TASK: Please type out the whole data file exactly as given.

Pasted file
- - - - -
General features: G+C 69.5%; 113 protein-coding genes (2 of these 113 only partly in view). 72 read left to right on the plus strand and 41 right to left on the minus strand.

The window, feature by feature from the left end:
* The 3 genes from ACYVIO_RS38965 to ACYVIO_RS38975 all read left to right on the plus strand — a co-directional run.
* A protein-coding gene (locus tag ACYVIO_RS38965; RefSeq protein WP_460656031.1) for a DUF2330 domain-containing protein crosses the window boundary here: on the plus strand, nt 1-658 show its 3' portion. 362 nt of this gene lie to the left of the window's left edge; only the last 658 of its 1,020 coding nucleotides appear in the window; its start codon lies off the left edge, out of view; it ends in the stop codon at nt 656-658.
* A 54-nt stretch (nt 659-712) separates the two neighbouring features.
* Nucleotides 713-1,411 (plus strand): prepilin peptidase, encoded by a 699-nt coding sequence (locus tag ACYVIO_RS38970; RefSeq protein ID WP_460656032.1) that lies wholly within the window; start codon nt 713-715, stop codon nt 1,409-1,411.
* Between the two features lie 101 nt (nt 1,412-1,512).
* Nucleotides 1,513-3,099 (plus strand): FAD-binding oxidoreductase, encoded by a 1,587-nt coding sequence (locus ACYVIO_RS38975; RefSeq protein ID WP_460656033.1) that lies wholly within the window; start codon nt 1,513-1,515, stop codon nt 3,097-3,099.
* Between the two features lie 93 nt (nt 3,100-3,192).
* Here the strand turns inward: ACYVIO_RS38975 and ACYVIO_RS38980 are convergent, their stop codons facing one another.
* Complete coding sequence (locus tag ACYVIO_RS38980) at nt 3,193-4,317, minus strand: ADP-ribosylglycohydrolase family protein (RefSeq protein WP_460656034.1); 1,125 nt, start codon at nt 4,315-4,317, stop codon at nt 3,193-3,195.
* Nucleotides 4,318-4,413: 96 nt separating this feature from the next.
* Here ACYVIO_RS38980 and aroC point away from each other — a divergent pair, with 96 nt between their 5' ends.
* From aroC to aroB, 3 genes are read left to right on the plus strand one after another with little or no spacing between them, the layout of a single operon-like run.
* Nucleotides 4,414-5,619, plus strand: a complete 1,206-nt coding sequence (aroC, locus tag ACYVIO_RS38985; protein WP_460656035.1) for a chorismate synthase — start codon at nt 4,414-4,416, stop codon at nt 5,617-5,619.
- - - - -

General features: G+C 69.5%; 113 protein-coding genes (2 of these 113 only partly in view). 72 read left to right on the plus strand and 41 right to left on the minus strand.

The window, feature by feature from the left end:
* The 3 genes from ACYVIO_RS38965 to ACYVIO_RS38975 all read left to right on the plus strand — a co-directional run.
* A protein-coding gene (locus tag ACYVIO_RS38965; RefSeq protein WP_460656031.1) for a DUF2330 domain-containing protein crosses the window boundary here: on the plus strand, nt 1-658 show its 3' portion. 362 nt of this gene lie to the left of the window's left edge; only the last 658 of its 1,020 coding nucleotides appear in the window; its start codon lies off the left edge, out of view; it ends in the stop codon at nt 656-658.
* A 54-nt stretch (nt 659-712) separates the two neighbouring features.
* Nucleotides 713-1,411 (plus strand): prepilin peptidase, encoded by a 699-nt coding sequence (locus tag ACYVIO_RS38970; RefSeq protein ID WP_460656032.1) that lies wholly within the window; start codon nt 713-715, stop codon nt 1,409-1,411.
* Between the two features lie 101 nt (nt 1,412-1,512).
* Nucleotides 1,513-3,099 (plus strand): FAD-binding oxidoreductase, encoded by a 1,587-nt coding sequence (locus ACYVIO_RS38975; RefSeq protein ID WP_460656033.1) that lies wholly within the window; start codon nt 1,513-1,515, stop codon nt 3,097-3,099.
* Between the two features lie 93 nt (nt 3,100-3,192).
* Here the strand turns inward: ACYVIO_RS38975 and ACYVIO_RS38980 are convergent, their stop codons facing one another.
* Complete coding sequence (locus tag ACYVIO_RS38980) at nt 3,193-4,317, minus strand: ADP-ribosylglycohydrolase family protein (RefSeq protein WP_460656034.1); 1,125 nt, start codon at nt 4,315-4,317, stop codon at nt 3,193-3,195.
* Nucleotides 4,318-4,413: 96 nt separating this feature from the next.
* Here ACYVIO_RS38980 and aroC point away from each other — a divergent pair, with 96 nt between their 5' ends.
* From aroC to aroB, 3 genes are read left to right on the plus strand one after another with little or no spacing between them, the layout of a single operon-like run.
* Nucleotides 4,414-5,619, plus strand: a complete 1,206-nt coding sequence (aroC, locus tag ACYVIO_RS38985; protein WP_460656035.1) for a chorismate synthase — start codon at nt 4,414-4,416, stop codon at nt 5,617-5,619.